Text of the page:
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The Middle East remains one of the world’s most complicated, thorny—and, uncharitably, unstable—parts of the world, as countless headlines make clear. Internal strife, regional competition and external interventions have been the region’s history for the past several decades. Robert Kaplan—author, foreign policy thinker, longtime writer on internat…
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Enlightenment philosopher David Hume enjoyed a tremendous influence on intellectual history. What did Hume believe, why was it so controversial at the time, and why to many does it seem so common-sensical now? What can Humian thought explain, and where does it fall short? To discuss, Aaron Zubia, Assistant Professor at the University of Florida's H…
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A stevedore on the San Francisco docks in the 1940s, who eventually taught at the University of California at Berkeley, Eric Hoffer wrote philosophical treatises in his spare time while living in the railroad yards. The True Believer: Thoughts on the Nature of Mass Movements—the first and most famous of his books—was made into a bestseller when Pre…
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Despite expectations that the deeply held political and religious organizing principles at the heart of the Muslim Brotherhood would prove incompatible and contentious should the organization ever come to power, the Brotherhood succeeded in maintaining a united identity following the 2011 ousting of Hosni Mubarak and the election of a Brotherhood-m…
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Historians of early America, slavery, early African American history, the history of science, and environmental history have interrogated the complex ways in which enslaved people were thought about and treated as human but also dehumanized to be understood as private property or chattel. The comparison of enslaved people to animals, particularly d…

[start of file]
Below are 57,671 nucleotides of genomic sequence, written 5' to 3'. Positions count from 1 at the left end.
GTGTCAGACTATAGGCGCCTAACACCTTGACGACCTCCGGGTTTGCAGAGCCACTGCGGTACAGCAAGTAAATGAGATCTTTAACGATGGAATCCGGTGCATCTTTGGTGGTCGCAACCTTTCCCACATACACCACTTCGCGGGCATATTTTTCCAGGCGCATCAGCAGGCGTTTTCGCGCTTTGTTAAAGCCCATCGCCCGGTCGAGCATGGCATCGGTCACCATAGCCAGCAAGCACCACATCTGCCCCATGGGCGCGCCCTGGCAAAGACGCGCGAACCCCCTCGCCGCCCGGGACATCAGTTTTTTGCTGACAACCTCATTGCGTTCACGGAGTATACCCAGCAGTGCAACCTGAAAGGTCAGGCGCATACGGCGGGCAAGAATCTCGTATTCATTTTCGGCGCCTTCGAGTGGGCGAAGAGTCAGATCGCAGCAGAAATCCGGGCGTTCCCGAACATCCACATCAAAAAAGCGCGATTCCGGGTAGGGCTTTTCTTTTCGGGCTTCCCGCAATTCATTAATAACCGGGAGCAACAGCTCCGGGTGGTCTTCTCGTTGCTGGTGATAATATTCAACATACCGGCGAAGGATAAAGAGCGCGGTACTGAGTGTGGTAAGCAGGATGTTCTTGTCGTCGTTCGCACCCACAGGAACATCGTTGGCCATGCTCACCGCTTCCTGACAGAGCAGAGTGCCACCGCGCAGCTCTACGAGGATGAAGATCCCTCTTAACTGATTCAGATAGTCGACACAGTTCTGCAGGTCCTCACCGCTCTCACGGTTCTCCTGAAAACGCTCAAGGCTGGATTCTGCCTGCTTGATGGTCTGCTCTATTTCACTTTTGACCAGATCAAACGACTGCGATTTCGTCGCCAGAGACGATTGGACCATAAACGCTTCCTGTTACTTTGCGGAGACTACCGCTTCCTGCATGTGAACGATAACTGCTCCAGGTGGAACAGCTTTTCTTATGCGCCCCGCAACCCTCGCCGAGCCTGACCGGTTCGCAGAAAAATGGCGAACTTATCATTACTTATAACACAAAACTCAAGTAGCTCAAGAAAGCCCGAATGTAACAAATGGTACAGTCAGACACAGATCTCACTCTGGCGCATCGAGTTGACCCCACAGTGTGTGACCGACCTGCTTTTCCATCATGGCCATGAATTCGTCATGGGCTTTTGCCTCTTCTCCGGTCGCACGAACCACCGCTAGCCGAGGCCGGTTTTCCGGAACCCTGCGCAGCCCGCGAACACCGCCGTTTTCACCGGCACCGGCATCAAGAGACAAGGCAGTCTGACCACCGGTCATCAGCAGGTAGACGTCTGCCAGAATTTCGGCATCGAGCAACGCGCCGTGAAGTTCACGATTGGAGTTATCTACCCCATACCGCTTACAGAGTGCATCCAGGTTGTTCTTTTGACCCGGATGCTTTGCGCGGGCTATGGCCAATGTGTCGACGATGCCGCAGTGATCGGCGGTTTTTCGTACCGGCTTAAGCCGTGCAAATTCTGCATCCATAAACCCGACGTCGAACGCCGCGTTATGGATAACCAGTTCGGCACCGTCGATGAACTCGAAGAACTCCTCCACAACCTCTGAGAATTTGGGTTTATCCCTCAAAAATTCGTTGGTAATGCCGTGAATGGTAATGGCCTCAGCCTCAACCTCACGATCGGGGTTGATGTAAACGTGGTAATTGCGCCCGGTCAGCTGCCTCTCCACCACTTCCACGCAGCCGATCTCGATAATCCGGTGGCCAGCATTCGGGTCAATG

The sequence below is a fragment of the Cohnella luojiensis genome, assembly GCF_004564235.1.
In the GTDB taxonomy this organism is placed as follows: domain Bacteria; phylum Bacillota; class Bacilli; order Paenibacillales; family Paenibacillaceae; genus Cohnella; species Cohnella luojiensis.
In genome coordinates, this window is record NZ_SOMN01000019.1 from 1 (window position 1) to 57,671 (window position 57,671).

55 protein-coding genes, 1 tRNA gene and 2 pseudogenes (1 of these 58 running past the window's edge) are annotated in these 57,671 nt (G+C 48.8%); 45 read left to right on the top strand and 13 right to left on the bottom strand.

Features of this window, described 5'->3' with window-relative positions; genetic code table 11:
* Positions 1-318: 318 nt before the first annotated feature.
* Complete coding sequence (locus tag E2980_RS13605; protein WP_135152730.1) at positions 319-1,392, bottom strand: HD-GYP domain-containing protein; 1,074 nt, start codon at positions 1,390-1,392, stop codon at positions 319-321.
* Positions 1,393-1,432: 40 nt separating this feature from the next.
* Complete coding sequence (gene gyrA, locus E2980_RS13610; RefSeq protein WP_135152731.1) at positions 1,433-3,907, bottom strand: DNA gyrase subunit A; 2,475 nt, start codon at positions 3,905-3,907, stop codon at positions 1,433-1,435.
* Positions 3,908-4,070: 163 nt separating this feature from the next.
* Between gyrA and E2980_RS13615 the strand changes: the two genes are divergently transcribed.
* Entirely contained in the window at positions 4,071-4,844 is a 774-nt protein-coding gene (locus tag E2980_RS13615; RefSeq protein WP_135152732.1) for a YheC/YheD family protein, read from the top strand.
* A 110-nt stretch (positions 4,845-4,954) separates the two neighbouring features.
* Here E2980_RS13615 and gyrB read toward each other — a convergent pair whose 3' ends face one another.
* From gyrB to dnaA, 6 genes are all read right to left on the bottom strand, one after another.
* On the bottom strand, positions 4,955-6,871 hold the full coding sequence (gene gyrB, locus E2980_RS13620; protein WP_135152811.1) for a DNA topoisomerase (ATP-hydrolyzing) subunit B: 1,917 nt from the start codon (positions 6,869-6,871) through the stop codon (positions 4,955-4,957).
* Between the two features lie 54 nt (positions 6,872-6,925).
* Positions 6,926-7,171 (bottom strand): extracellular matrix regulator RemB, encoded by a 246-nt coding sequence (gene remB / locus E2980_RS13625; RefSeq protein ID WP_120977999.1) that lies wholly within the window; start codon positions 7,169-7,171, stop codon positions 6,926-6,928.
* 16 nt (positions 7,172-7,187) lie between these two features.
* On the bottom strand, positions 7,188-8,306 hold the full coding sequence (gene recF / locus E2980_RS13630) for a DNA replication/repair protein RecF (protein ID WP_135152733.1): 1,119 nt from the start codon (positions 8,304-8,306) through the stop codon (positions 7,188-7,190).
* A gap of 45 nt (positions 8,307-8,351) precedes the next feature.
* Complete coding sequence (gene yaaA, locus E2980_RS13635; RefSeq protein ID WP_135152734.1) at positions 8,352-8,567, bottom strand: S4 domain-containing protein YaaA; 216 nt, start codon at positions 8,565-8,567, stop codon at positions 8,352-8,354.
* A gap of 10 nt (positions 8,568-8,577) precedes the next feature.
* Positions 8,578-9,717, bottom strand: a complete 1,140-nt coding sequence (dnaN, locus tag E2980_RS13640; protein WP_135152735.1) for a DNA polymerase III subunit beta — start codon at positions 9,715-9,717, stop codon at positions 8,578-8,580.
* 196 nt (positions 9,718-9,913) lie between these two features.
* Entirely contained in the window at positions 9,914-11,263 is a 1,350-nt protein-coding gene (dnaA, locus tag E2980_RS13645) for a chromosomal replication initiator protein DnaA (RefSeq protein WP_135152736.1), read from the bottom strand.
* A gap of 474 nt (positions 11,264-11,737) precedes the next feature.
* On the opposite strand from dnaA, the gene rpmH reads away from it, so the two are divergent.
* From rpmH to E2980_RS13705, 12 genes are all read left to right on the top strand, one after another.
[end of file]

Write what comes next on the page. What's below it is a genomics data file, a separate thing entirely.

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From Afghanistan to Angola, Indonesia to Iran, and Colombia to Congo, violent reactions erupt, states collapse, and militaries relentlessly pursue operations doomed to fail. And yet, no useful theory exists to explain this common tragedy. All over the world, people and states clash violently outside their established political systems, as unfulfill…
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Annika Schmeding’s new book Sufi Civilities: Religious Authority and Political Change in Afghanistan (Stanford UP, 2023) is a deeply sensitive and rich study of a variety of facets of Sufism in contemporary Afghanistan. Focused on the intersection and interaction of Sufism and Afghan civil society, this book simultaneously offers a layered and ofte…
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Peasant Politics of the Twenty-First Century: Transnational Social Movements and Agrarian Change (Cornell University Press, 2024) by Dr. Marc Edelman illuminates the transnational agrarian movements that are remaking rural society and the world's food and agriculture systems. Dr. Edelman explains how peasant movements are staking their claims from …
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On this week's episode of the podcast, Sami Hermez of Northwestern University and Sireen Sawalha join Marc Lynch to discuss their new book, My Brother, My Land: A Story from Palestine. This is the story of Palestinian resistance that follows Sireen's family after walking back to Palestine against the traffic of exile. Through the lives of the Sawal…
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Why do great powers go to war? Why are non-violent, diplomatic options not prioritised? Nostalgic Virility as a Cause of War: How Leaders of Great Powers Cope with Status Decline (McGill-Queen's Press, 2024) by Dr. Matthieu Grandpierron argues that world leaders react to status decline by going to war, guided by a nostalgic, virile understanding of…
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How has the participation of women in Hindu nationalist politics in India changed over time? More broadly, what has their changing participation meant for women, Hindu nationalism, and Indian democracy? In Marginalized, Mobilized, Incorporated: Women and Religious Nationalism in Indian Democracy (Oxford UP, 2023), Rina Verma Williams places women's…